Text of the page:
Among the various shapes of Yixing clay teapots, three stand out for their gracious lines and refined silhouette. Together, they are called "The three beauties". Those are Meiren Jian, Xi Shi, and Wen Dan. We're proud to present this fine example of a Wen Dan teapot with an engraved exterior.
There are two suggestions for the origin of Wendan. Some believe that it was born by imitating the shape of the pomelo fruit (in Chinese, "pomelo" translates as "wendan u", 文旦柚. The more popular belief is that Wen Dan was the craftsman's name. Among the surviving Wen Dan pots, the earliest can be traced back to the early Qing Dynasty, with the name "Wen Dan" carved on the teapot body. Thus, experts suggest that, similarly to Meng Chen and other famous pot shapes, Wendan is also named after the pot maker.
Our Wen Dan pot is made of high-quality coarse Duan Ni. It comes in limited quantities, is excellent for raising, and has optimal air permeability. The Wen Dan teapot fully embodies the softness and elegance of ancient times femininity.
A majority of the pots on the market are produced in electric kilns. Our Wendan teapot is entirely wood-fired. The ashes from the wood are naturally absorbed to form the color of the teaware. The falling ash particles naturally shape the pattern and texture of its body during the firing in a unique transformation that takes place inside the kiln.
From a practical point of view, the biggest advantage of the wood-fired purple clay teapot is its ability to soften the water. The rich mineral content of the clay interacts with the tea soup, enhancing its aroma and enriching the tea-tasting experience.
This Wen Dan teapot is finely carved with an excerpt from Su Shi's beautiful poem "Calming The Wind and Waves" (thanks to Frank Yue for the translation):
"Drumming forest leaves, listen not to the rain's striking song;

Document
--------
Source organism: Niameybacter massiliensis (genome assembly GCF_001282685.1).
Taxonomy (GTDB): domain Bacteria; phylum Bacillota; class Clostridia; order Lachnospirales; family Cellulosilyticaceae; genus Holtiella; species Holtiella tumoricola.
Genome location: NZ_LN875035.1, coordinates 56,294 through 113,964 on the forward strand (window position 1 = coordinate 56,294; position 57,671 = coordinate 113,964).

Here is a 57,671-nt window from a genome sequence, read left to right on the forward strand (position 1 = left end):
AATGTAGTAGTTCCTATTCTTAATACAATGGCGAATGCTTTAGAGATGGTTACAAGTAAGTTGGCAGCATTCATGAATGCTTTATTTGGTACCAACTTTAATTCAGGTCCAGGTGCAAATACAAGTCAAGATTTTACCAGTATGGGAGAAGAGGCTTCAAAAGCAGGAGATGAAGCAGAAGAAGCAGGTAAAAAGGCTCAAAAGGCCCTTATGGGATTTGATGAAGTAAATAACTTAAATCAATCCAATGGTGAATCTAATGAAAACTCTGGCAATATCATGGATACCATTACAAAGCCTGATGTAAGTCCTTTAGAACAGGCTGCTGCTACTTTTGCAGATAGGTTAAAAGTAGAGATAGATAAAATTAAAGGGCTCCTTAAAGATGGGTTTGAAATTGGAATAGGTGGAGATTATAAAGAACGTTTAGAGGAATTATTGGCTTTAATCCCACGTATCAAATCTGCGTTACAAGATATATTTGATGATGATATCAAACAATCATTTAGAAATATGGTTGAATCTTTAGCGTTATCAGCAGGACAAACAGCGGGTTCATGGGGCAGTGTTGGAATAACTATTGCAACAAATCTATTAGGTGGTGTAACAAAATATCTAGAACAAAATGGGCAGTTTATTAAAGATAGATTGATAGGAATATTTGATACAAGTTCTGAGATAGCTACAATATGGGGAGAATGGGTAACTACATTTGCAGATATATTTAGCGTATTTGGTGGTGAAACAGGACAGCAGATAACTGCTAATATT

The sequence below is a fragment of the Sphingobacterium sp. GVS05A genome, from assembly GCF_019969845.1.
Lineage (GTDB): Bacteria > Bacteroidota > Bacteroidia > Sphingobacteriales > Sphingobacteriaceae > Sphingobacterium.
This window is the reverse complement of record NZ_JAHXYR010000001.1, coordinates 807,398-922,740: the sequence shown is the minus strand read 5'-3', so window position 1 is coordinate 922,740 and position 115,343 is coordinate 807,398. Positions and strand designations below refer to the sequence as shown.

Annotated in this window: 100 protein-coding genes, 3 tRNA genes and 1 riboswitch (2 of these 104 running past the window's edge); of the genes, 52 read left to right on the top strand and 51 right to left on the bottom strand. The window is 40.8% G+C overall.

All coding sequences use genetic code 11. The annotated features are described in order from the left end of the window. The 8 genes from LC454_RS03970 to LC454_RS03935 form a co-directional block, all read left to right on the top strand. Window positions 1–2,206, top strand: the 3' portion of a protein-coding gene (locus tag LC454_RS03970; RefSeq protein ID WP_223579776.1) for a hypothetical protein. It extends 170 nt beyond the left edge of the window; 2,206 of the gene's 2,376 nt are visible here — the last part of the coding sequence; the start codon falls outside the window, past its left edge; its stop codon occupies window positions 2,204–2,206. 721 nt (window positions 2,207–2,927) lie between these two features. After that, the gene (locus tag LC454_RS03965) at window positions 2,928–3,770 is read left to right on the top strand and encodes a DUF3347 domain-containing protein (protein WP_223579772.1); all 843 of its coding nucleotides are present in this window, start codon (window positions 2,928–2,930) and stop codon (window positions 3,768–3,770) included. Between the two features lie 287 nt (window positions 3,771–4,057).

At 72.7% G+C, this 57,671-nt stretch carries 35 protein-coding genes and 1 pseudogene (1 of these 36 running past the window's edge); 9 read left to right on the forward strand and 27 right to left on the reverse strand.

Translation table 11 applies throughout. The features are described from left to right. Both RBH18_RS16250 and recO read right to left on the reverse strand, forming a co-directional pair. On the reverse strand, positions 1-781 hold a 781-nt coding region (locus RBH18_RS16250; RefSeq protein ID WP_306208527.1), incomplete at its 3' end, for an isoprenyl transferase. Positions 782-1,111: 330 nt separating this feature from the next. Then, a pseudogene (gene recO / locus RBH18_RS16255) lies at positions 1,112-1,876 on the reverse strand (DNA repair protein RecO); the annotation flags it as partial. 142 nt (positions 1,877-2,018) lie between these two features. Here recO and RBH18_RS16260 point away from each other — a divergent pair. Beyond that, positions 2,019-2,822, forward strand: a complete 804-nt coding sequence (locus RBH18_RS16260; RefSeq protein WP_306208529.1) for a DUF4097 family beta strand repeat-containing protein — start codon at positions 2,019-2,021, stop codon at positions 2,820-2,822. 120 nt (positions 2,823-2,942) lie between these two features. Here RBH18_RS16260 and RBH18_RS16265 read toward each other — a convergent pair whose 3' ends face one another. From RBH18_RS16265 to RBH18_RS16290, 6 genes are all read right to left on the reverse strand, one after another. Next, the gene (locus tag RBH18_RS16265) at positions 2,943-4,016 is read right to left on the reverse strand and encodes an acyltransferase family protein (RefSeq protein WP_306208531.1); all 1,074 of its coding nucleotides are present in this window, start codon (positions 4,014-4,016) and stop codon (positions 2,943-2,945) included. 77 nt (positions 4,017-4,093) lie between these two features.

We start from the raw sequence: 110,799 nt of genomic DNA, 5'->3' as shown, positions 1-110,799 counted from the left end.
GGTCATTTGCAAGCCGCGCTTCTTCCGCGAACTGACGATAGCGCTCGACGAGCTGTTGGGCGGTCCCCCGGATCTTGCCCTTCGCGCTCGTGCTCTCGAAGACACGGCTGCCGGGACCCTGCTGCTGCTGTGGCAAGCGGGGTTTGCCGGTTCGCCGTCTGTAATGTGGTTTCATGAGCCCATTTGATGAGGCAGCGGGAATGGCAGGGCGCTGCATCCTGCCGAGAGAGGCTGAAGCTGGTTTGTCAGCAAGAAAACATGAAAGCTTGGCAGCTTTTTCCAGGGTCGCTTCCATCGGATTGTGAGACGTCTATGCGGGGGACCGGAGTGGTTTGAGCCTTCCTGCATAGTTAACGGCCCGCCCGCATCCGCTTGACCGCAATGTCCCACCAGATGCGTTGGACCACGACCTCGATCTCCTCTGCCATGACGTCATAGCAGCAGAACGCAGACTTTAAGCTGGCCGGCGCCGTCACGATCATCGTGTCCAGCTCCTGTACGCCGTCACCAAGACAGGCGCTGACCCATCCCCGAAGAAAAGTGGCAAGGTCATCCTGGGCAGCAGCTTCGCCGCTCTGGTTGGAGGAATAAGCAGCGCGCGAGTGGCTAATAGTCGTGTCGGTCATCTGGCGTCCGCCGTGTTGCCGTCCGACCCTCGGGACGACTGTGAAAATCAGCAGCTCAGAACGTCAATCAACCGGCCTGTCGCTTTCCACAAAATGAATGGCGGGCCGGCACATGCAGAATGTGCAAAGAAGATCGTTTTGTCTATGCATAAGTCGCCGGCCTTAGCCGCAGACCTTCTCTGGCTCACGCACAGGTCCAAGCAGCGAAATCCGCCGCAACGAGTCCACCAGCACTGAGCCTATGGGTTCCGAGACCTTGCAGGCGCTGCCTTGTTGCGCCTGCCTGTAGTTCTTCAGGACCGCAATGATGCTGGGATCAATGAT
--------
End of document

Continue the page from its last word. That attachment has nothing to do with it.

Just chant, sing verses, howl and ramble leisurely along.
A pair of straw sandals, a bamboo cane –
Lighter, better than a horse with flowing mane.
Su Shi was one of Ancient China's greatest poets. He wrote this poem during his exile in Huangzhou (today's Hubei province). It shows his unrestrained attitude and broad-mindedness while encountering the vicissitudes of life, still managing to "ride the wind and rain".
The master of this pot is Liu Xiu Hua. A talented craftsman, she is devoted to blending tradition and innovation. After years of research and exploration, she has carved her own path in the art of Zi Sha. Liu Xiuhua focuses on shape, spirit, and energy in her works, working with high-quality clays from trusted sources. Through her innovative techniques of working with Zisha, she penetrates texture and form, forming a new creative concept for Zisha products.
• Capacity: 130ml
• Speed of pour: 11 ml/sec (since each teapot is individually crafted, the pouring speed may vary)
• Filter: traditional, 9 holes
• Material: DuanNi (Yixing Clay, ZiSha) – 緞泥
• Shape: Wen Dan – 文旦
NOTE: This teapot is handmade. It makes each piece unique and one of a kind. Thus the teapot that you will receive may slightly differ from the one in the photos.
NOTE: Avoid using detergents when cleaning.